By Rita Reimers, Cat Behaviorist
Lights, glitter, music, laughter… the winter holiday season is here, and we sure could use some cheer right now. No matter which of the holidays you celebrate, this time of the year is full of fun, excitement, and good cheer for everyone.
Everyone, that is, except for maybe your cat!
While the holidays are the most wonderful time of the year for us, cats are not big fans of change. The holiday hoopla and celebrating could end up with your kitty feeling anxious and upset. Holiday open-house parties can be especially stressful and may also offer escape opportunities for your cat. With all the new sights, sounds, smells, and strange people in your home, your cat may see that open door and seize the opportunity to get away from it all.
To prevent stress and foil kitty escape plans, it’s a good idea to create a safe space for your cat away from all the noise, people, and that open door!
Here are some tips for creating a safe space for kitty to paw-ty by himself during the party hoopla.
- Ideally, the indoor cat safe space would be a separate room with a closed door, so your cat cannot see or hear all the party happenings.
- It’s a good idea to keep of your guests from entering the cat’s safe space. An open door is also a potential escape opportunity, so label it “Do Not Enter”
- Another wonderful place for isolating your cat would be in a cat enclosure, or Catio, if you have one available.
- Make it an inviting cat space by providing special toys, yummy treats, and of course his favorite food. Also include a litter box and a bowl of clean water.
- Cats love to hide, it’s part of their survival instinct. Provide your cat with a covered cat bed, so he can snuggle up inside and feel protected and hidden from the party.
- If your get gets extremely anxious, it might be a good idea to hire a a cat sitter or have someone your cat knows well stay with him in the safe space during your party.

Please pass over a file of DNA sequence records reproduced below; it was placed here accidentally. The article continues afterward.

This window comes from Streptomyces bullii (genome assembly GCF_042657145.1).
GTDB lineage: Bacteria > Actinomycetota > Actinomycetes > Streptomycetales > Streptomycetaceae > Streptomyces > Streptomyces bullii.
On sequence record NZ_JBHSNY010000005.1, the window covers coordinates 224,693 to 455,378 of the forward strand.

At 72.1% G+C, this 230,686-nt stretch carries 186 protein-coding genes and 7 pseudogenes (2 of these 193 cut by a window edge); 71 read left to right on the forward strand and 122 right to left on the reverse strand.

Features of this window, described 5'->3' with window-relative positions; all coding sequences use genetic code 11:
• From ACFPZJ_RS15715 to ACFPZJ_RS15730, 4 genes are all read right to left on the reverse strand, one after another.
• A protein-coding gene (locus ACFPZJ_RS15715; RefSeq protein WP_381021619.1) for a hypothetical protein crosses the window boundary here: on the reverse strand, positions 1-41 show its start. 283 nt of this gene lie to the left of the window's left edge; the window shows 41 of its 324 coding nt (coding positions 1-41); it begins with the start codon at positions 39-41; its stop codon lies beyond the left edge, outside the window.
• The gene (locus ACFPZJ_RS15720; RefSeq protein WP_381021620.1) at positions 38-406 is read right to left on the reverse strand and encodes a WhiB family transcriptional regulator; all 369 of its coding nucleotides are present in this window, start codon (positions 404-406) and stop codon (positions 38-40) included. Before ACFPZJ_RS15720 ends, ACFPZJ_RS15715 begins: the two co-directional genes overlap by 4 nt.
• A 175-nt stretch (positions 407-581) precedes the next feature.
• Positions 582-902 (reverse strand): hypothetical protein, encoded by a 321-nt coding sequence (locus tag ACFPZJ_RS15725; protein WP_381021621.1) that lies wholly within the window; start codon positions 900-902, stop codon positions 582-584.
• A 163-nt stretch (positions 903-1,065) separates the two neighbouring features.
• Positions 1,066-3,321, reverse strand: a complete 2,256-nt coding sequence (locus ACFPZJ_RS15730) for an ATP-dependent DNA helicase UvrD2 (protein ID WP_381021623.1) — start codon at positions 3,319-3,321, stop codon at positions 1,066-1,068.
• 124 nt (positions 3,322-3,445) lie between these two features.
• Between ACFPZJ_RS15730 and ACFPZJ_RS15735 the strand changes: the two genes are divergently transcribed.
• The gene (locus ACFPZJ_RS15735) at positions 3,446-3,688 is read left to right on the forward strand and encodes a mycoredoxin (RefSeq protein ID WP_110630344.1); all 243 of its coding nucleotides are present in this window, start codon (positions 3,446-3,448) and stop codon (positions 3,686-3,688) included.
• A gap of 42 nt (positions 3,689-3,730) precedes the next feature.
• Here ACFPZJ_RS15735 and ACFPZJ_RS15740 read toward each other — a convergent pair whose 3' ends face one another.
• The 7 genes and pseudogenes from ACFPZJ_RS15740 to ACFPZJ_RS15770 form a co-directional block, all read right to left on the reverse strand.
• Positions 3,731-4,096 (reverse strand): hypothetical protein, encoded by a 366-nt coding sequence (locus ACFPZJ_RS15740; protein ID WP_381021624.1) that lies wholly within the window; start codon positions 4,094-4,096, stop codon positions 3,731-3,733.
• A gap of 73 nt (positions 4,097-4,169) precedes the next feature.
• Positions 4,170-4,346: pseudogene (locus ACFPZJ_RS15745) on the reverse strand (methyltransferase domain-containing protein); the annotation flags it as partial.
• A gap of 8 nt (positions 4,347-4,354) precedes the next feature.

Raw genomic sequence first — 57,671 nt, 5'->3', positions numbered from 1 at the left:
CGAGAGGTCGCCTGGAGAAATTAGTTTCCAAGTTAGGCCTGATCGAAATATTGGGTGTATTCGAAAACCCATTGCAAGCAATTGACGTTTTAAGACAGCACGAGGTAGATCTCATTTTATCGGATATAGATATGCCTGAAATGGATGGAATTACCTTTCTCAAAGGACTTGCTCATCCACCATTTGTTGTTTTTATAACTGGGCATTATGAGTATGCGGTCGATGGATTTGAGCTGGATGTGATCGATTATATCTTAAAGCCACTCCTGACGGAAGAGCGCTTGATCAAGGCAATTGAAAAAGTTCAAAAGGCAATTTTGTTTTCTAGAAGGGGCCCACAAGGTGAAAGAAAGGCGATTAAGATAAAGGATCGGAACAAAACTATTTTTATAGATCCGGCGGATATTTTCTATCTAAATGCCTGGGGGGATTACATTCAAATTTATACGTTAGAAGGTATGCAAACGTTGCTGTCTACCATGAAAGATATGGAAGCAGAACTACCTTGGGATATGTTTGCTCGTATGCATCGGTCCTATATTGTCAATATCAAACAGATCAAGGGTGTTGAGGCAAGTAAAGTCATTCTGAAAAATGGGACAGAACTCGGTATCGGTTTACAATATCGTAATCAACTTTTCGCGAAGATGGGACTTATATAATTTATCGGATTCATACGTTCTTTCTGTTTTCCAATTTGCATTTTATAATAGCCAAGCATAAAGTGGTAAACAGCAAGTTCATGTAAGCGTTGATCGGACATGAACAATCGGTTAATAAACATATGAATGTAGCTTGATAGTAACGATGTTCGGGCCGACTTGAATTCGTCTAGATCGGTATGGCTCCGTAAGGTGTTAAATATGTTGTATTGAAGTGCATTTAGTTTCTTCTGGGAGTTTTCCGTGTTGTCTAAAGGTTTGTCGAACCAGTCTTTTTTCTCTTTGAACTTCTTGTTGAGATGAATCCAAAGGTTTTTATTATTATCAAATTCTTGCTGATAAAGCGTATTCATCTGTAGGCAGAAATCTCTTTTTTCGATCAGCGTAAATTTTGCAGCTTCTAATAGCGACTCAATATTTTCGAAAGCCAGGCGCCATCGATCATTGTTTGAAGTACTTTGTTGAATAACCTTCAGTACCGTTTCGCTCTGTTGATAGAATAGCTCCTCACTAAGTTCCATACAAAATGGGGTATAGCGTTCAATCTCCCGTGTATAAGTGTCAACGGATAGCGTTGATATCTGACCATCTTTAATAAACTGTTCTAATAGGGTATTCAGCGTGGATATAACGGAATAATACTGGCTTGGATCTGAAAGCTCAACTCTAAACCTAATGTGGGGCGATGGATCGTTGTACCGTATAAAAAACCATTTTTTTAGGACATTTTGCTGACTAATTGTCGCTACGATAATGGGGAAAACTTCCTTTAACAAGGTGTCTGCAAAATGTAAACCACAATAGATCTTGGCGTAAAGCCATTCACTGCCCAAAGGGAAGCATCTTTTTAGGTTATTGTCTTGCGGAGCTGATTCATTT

Aside from the party noise, there are other potential dangers to consider while you are getting ready for the holidays. Here are a few other things to keep in mind.
- Holiday decorations with glue and glitter may attract your cat to grab them, and these items can cause harm if he decides they look delicious. Hang those decorations high on your tree or mantle or avoid them altogether.
- If you put up a Christmas tree, your cat may decide it’s too tempting, and he may try to climb it. Use a motion activated air spray can to make the tree less appealing to your cat. Whenever he gets close to the can’s motion detector, a harmless spray will startle him, and he will stay away.
- Also, watch out for those low hanging Christmas ornaments; noses and tails can knock them over and your cat may get hurt on any broken pieces.
- Wrapping holiday packages with ribbons and string may be irresistible to kitty if he decides to chew them. These items can get twisted inside your cat’s intestines if swallowed, and that could prove harmful or even fatal (and expensive).
- Poinsettia plants are among the most toxic of plants for cats and can be fatal if eaten. Skip them if you have a cat, or you may end up with a very sick kitty and a large vet bill.
- Be careful using candles, since noses and tails could get burned if your cat decides to get too close.
- As tempting as all the holiday foods may be, it’s best to resist the urge to give your cat holiday table scrapes. Seasonings and spices can make him sick, and some items like onions and grapes can be toxic to your cat. Give him some plain tuna or broiled chicken or turkey as a treat instead.
So much for the Dont’s. How about some kitty Do’s…
- DO make time for your cat during the holiday season with some playtime and lots of love and attention. In the hecticness of the season, it’s easy for your cat to be neglected during all of the celebrating.
- DO remember to give your kitty a gift. A special toy or treat will make your kitty feel like she is part of the celebration while she’s helping you open all your presents.
The love your cat gives you all year long is worth doing the simple steps above to ensure your cat remains a healthy and happy part of the family.